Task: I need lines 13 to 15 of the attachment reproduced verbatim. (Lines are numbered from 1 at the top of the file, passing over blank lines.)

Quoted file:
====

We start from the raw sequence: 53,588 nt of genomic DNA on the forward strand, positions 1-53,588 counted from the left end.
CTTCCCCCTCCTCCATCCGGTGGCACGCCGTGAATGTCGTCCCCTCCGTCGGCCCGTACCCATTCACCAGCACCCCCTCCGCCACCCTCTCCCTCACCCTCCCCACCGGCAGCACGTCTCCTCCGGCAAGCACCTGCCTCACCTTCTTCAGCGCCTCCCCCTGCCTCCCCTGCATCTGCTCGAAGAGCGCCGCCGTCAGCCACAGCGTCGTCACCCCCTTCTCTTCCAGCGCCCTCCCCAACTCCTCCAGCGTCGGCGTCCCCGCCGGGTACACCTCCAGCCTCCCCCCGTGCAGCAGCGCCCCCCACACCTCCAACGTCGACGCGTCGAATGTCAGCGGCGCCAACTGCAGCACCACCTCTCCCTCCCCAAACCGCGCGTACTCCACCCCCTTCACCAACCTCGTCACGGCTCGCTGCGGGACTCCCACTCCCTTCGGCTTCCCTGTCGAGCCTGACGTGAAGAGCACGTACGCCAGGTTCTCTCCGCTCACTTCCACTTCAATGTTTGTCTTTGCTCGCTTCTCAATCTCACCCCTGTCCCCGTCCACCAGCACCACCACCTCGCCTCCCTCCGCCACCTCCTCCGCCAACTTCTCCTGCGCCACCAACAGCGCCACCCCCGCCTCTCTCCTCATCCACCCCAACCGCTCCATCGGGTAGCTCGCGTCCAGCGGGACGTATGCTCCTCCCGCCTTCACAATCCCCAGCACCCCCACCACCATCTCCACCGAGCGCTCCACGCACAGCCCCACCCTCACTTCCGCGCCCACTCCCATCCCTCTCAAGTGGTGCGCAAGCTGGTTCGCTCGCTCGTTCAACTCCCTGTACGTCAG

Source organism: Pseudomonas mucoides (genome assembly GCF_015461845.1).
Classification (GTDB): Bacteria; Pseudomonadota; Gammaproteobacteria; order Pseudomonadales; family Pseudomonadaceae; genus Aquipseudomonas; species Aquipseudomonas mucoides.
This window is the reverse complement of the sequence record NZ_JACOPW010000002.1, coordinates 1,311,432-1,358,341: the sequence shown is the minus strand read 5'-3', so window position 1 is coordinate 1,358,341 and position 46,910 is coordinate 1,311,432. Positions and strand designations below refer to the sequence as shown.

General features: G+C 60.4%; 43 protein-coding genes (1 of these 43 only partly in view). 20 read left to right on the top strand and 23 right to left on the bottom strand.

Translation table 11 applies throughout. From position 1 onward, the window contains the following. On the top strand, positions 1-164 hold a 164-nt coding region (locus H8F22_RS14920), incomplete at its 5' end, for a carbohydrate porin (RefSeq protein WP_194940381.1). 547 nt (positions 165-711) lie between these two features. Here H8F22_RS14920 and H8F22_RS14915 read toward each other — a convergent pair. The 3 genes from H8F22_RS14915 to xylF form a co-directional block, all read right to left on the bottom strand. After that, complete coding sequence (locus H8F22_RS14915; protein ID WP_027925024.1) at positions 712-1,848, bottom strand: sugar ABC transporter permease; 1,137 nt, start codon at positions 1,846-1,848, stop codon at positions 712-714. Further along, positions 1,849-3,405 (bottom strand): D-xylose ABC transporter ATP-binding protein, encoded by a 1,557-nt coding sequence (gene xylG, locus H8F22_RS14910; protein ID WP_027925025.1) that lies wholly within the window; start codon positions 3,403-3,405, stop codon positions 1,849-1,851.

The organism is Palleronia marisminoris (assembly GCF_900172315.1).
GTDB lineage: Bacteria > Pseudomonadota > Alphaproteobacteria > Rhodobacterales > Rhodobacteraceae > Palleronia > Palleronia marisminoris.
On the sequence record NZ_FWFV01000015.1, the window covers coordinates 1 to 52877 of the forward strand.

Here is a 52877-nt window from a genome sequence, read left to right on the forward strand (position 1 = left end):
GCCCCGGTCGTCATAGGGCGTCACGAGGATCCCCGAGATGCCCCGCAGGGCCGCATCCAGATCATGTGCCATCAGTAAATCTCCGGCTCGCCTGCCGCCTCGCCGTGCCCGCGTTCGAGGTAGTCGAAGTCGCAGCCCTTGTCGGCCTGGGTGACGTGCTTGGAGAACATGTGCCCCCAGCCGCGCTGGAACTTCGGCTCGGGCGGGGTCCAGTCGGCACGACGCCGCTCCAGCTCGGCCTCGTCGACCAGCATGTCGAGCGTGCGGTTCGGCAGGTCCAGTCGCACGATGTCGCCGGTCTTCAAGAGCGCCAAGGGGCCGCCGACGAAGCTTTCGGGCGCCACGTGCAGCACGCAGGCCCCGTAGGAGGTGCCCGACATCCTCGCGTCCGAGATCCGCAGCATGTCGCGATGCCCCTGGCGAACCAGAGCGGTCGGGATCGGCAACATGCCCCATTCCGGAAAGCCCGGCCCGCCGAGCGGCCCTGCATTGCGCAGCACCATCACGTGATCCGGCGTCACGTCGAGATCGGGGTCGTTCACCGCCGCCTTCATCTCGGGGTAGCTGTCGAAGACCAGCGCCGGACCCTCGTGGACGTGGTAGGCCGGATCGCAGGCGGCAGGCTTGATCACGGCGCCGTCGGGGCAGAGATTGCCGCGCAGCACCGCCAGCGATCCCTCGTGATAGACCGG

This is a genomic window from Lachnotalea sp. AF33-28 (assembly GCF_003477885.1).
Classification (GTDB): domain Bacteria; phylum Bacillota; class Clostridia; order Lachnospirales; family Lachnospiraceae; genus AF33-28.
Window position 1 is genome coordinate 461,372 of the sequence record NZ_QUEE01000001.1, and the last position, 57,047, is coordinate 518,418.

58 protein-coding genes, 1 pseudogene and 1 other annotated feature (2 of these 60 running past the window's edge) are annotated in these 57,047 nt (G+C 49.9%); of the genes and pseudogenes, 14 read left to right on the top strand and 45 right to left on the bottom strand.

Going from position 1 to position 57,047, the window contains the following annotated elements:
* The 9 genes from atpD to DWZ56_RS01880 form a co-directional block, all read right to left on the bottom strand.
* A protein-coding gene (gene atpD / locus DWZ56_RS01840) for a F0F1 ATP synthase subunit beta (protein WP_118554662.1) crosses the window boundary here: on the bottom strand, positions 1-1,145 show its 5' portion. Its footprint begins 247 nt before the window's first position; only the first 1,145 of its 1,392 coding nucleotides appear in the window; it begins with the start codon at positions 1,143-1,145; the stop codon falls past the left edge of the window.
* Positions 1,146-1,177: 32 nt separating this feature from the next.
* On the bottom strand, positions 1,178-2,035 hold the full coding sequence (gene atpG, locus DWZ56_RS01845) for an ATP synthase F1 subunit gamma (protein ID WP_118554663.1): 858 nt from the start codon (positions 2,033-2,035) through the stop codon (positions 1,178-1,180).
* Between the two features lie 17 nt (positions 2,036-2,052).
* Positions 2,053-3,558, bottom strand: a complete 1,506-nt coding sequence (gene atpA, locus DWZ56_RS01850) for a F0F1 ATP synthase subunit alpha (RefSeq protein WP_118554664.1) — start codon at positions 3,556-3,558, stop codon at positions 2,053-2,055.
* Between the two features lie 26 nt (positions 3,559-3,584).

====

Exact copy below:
This is a genomic window from Lachnotalea sp. AF33-28 (assembly GCF_003477885.1).
Classification (GTDB): domain Bacteria; phylum Bacillota; class Clostridia; order Lachnospirales; family Lachnospiraceae; genus AF33-28.
Window position 1 is genome coordinate 461,372 of the sequence record NZ_QUEE01000001.1, and the last position, 57,047, is coordinate 518,418.